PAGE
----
Proven strategies for encouraging customers to use new technologies and seek financing are critical to the diffusion of energy efficiency solutions. Even with financing, energy efficiency programs face significant hurdles in driving customer demand, particularly in the small- and medium-scale markets. The recent Behavior, Energy & Climate Conference (BECC) 2014 offered insights on customer motivation.
Some studies explored at the conference identify what factors drive or impede consumer demand for energy efficiency. The presenters described opportunities to incorporate these findings into marketing programs.
BECC 2014 was held on Dec. 6-9 in Washington, DC. It was organized by American Council for an Energy-Efficient Economy, Stanford University’s Precourt Energy Efficiency Center, and University of California-Berkeley’s California Institute for Energy and Environment.
Prepayment for Electricity
Nat Treadway, managing partner at Distributed Energy Financial Group (DEFG), said prepayment for energy services in the United States could change the way many customers interact with energy.
DEFG organizes the Prepay Energy Working Group for industry professionals. The group estimates 200,000 customers currently prepay for electricity in North America.
Prepayment is not a new concept. Everyone prepays for gasoline to fuel their cars. We pay for groceries in the supermarket before we can eat them. Nearly 30 percent of cell phone users are on prepaid mobile plans, according to AT&T. Prepayment for electricity is already commonplace in Europe.
“Prepayment for energy services appears to change the way consumers behave,” Treadway said. Analysis of monthly billing data shows energy savings of 10-15 percent for these programs.
If prepayment results in greater customer engagement in the future, it could drive demand for energy efficiency and lead to interesting interactions with programs like on-bill repayment.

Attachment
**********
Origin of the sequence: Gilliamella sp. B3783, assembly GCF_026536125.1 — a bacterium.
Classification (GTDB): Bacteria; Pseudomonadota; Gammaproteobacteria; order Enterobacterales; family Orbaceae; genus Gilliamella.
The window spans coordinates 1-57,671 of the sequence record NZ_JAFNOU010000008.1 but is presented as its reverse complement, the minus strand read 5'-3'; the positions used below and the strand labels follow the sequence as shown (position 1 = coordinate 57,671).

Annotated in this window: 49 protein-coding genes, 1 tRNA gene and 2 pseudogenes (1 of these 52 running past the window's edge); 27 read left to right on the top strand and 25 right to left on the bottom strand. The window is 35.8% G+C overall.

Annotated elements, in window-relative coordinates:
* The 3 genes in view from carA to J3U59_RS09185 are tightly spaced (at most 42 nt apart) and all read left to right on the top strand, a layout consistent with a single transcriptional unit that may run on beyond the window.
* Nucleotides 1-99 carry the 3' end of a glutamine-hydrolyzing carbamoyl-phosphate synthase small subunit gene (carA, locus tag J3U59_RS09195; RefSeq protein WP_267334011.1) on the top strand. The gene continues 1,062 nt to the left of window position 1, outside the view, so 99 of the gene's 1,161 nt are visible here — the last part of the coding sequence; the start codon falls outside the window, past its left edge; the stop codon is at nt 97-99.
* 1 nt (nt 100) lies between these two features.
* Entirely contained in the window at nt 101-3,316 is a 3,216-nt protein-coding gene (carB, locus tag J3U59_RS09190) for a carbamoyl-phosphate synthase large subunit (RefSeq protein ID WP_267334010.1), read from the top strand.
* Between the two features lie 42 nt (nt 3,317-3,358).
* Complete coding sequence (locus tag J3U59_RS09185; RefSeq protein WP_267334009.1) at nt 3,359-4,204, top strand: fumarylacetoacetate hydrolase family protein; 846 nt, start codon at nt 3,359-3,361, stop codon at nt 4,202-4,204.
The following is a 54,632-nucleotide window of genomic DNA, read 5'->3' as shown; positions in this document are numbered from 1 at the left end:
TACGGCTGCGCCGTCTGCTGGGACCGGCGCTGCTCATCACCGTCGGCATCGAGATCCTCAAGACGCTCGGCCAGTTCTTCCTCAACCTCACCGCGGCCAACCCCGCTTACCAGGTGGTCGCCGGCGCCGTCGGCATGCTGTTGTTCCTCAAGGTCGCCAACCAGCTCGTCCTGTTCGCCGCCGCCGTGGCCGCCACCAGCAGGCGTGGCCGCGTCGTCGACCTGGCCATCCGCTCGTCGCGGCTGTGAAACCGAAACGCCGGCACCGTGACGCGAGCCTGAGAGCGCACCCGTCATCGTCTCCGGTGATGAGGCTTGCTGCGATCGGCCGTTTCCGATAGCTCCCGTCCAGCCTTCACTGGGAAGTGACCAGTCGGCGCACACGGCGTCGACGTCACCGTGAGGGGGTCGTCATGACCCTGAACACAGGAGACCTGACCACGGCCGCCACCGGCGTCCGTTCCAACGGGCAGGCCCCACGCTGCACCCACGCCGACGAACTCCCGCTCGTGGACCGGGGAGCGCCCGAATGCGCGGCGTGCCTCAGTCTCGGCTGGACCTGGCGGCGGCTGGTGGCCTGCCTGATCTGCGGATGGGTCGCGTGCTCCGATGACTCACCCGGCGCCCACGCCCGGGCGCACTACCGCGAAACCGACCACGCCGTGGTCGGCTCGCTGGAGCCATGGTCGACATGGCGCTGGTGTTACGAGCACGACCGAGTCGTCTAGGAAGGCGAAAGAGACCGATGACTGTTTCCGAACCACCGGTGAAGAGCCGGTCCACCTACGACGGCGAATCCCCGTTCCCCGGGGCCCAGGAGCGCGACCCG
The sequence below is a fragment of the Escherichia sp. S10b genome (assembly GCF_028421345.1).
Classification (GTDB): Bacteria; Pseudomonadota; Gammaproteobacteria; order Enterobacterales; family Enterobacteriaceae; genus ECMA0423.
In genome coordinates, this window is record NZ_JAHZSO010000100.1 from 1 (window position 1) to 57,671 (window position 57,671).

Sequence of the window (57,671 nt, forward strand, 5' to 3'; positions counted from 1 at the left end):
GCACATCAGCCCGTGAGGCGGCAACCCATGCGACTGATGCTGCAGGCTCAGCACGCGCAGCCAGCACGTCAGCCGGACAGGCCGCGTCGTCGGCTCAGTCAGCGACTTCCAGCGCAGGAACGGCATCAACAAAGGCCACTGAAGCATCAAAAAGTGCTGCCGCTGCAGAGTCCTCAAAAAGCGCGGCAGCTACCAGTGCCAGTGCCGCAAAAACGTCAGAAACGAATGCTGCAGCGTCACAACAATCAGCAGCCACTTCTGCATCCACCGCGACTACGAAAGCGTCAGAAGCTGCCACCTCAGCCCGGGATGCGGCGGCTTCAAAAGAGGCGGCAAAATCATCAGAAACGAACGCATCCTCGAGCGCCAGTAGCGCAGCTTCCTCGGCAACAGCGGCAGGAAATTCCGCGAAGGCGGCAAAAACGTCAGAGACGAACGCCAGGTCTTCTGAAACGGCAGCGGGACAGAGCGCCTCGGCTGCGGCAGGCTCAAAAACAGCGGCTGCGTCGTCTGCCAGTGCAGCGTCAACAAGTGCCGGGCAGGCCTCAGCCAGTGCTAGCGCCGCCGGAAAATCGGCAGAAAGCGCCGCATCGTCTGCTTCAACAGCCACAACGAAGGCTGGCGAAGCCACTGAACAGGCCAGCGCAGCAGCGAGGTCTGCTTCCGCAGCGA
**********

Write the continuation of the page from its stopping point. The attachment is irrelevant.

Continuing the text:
“With prepayment, consumers have increased control over household budgets,” Treadway said. “They receive daily usage and cost information, which informs them about their behaviors that affect usage.”
Treadway described the customer experience with prepaid electric service in Texas, where competitive retail electric providers offer service to the majority of residents. In Houston, 11 retail electric providers offer prepayment options.
Demand for Demand Response
What if you could motivate people to save energy not for environmental or even financial reasons, but to support their local school districts?
Diane Schrader, a consultant, spoke about alternative ways to motivate participation in energy efficiency programs. She used the example of a startup called OhmConnect that is motivating households to participate in demand response programs that fundraise for schools.
Communities can crowdfund to support schools by saving energy and donating the financial savings, Schrader said.
In one pilot currently underway, 300 homes and 2500 participants are raising about $1 million for one school district.
Schrader quoted Stefan Heck, author of Resource Revolution: “You cannot lead with energy efficiency as a marketing tool.”
“In the United States, 15 percent of the population says they will pay a premium for ‘green.’ But only 1 to 3 percent actually do. Successful companies lead with what’s more convenient, sexier, faster and easier.”
Prosumers and a Negawatt Market
How will shifts in consumer interaction with energy services shift the opportunity for energy efficiency finance?
Yael Parag, senior lecturer at the School of Sustainability at the Interdisciplinary Center, said consumers will become prosumers of energy and energy savings – and that innovators should be prepared for a shift to a “negawatt market.”
“This negawatt market treats a unit of saved energy as a commodity tradable between consumers, utilities and generators,” Parag said. “It’s beyond the suppliers providing all the services and demand reduction. It’s not demand responding to supply constraints.”
“A negawatt market goes beyond efficiency,” Parag said. “We have had feed-in tariffs for generations. The question is – should we have feed-in tariffs for savings if these are very valuable services? Should we think about how to make the consumer more active here?”
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